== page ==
Sarah Lewis has served on President Obama's Arts Policy Committee, been selected for Oprah's "Power List," and is a Critic at the Yale University School of Art in the MFA program. She is also an active curator, having held positions at both the Tate Modern and The Museum of Modern Art. Her writing on contemporary art has been published extensively. She received her BA from Harvard University, an MPhil from Oxford University, and her PhD from Yale University. She lives in New York City.
"The Rise marks the arrival of Sarah Lewis. With wit, heart,
and remarkable research, Lewis elegantly demonstrates why
excruciating, even humiliating failure is essential for success and
mastery. The Rise is rich with lessons for all of
us."--Darren Walker, President of the Ford Foundation
The Rise is a tour d' force--uplifting, smart, and important.--Ellen Langer, Professor of Psychology, Harvard University, author of Counter Clockwise
The Rise points us toward the dazzling afterlife of the dead end, shining light on numerous other counter-intuitive paths to mastery. It delineates the impetus that can be prized from failure, the genius lurking in amateurism, the scientific insights hidden within artistic process. Sarah Lewis meditates on the ways we can will ourselves across the chasms of self-doubt that separate us from astonishing innovation and insight."--Andrew Solomon, author of Far from the Tree
"I was raised to be terrified of making mistakes, as though there was a smooth way forward without them. There is no other way forward; either you stumble through error, failure, risk and uncertainty on the available paths or you're stuck. Sarah Lewis's The Rise makes a beautiful case both for the necessity of risk and failure and experimentation and for how the road to success is paved with such things, and along the way she tells us about arctic exploration, a future Supreme Court lawyer's captivation with Louis Armstrong's music, something surprising about Hollywood, Frederick Douglass's emphasis on beauty, and a host of other captivating stories to prove her points. 'My life is full of mistakes. They're like pebbles that make a good road, ' said the great ceramicist Beatrice Wood; this is a map of such roads and a collection of the most beautiful of those stones."--Rebecca Solnit, author of The Faraway Nearby
Creativity is not a process, as so many books would like us to believe. It is a human condition waiting to be unearthed, as Sarah Lewis so beautifully shows us through her sharing of connected stories and personal insights in The Rise. --Ivy Ross, CMO of Art.com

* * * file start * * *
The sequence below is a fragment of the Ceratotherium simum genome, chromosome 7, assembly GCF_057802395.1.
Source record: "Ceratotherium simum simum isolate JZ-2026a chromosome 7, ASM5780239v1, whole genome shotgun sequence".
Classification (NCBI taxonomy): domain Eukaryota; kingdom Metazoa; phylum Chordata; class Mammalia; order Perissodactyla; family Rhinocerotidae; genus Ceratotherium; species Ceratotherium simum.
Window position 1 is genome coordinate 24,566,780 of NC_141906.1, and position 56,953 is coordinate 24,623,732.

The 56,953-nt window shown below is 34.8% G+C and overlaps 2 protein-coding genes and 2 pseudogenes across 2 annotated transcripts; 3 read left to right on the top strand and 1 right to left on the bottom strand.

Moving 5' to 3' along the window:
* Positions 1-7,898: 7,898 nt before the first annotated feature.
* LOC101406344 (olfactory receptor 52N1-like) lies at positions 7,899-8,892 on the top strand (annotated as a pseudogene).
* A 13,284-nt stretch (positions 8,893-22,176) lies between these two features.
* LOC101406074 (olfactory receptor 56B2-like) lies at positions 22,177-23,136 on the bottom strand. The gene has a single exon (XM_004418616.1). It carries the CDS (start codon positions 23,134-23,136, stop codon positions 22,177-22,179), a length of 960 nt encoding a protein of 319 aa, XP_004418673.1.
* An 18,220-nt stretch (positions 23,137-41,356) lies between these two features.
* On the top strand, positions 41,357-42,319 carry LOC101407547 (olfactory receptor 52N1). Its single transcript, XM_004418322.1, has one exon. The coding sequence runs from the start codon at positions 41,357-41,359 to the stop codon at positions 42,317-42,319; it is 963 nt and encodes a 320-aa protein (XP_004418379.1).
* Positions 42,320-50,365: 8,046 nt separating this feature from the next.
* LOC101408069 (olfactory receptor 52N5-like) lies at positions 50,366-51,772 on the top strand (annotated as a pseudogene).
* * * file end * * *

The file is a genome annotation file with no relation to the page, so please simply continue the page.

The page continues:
Success and failure are often seen as polar opposites, one the peak and the other the abyss. In The Rise, Sarah Lewis reexamines our views of both and offers news paths and paradigms. Like Malcolm Gladwell, she brilliantly takes complex ideas and makes them easy to follow, making it possible for us to see the world in a brand new way.--Edwidge Danticat, author of Create Dangerously
Without a whiff of self-help preachiness, The Rise will make you reconsider your own foibles and flops, if only by showing how minor they are compared with the epic setbacks she details. From Martin Luther King Jr.'s struggle to overcome a distracting verbal tic to the phenomenon of elite women archers who go from regularly nailing the bull's-eye to suddenly not even making the target, the book gives the old chestnut "If at first you don't succeed..." a jolt of adrenaline.-- "Elle"
Lewis, driven by her lifelong "magpie curiosity about how we become," crafts her argument slowly, meticulously, stepping away from it like a sculptor gaining perspective on her sculpture and examining it through other eyes, other experiences, other particularities, which she weaves together into an intricate tapestry of "magpielike borrowings" filtered through the sieve of her own point of view. The Rise is a dimensional read in its entirety -- highly recommended.--Maria Popova "Brain Pickings"
"Lewis ain't just one of Oprah's favorite people; she's also one of the most gifted women anywhere and her meditation on failure and mastery is exhilarating, inspiring, profound and so beautifully written it left me breathless. Lewis writes profoundly about 'the gift of failure' but the true gift here is this book."--Junot Diaz